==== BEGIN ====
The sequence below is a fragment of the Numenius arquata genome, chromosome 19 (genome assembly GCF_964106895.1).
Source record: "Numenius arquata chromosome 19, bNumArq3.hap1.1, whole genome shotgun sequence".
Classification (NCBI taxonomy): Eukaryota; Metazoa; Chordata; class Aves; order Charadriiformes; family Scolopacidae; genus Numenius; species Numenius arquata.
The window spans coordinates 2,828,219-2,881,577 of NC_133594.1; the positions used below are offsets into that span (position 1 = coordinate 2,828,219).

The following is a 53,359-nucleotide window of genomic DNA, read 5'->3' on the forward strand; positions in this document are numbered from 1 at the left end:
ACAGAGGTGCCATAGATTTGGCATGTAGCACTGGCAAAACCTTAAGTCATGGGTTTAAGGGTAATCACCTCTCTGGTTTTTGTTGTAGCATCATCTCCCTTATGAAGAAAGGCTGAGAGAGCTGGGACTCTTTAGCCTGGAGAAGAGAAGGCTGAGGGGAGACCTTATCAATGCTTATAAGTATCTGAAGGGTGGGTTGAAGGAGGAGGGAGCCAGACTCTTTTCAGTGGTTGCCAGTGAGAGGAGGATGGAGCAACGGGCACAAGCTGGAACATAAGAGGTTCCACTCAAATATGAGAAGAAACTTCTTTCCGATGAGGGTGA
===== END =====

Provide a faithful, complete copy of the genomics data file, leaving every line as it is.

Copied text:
The sequence below is a fragment of the Numenius arquata genome, chromosome 19 (genome assembly GCF_964106895.1).
Source record: "Numenius arquata chromosome 19, bNumArq3.hap1.1, whole genome shotgun sequence".
Classification (NCBI taxonomy): Eukaryota; Metazoa; Chordata; class Aves; order Charadriiformes; family Scolopacidae; genus Numenius; species Numenius arquata.
The window spans coordinates 2,828,219-2,881,577 of NC_133594.1; the positions used below are offsets into that span (position 1 = coordinate 2,828,219).

The following is a 53,359-nucleotide window of genomic DNA, read 5'->3' on the forward strand; positions in this document are numbered from 1 at the left end:
ACAGAGGTGCCATAGATTTGGCATGTAGCACTGGCAAAACCTTAAGTCATGGGTTTAAGGGTAATCACCTCTCTGGTTTTTGTTGTAGCATCATCTCCCTTATGAAGAAAGGCTGAGAGAGCTGGGACTCTTTAGCCTGGAGAAGAGAAGGCTGAGGGGAGACCTTATCAATGCTTATAAGTATCTGAAGGGTGGGTTGAAGGAGGAGGGAGCCAGACTCTTTTCAGTGGTTGCCAGTGAGAGGAGGATGGAGCAACGGGCACAAGCTGGAACATAAGAGGTTCCACTCAAATATGAGAAGAAACTTCTTTCCGATGAGGGTGA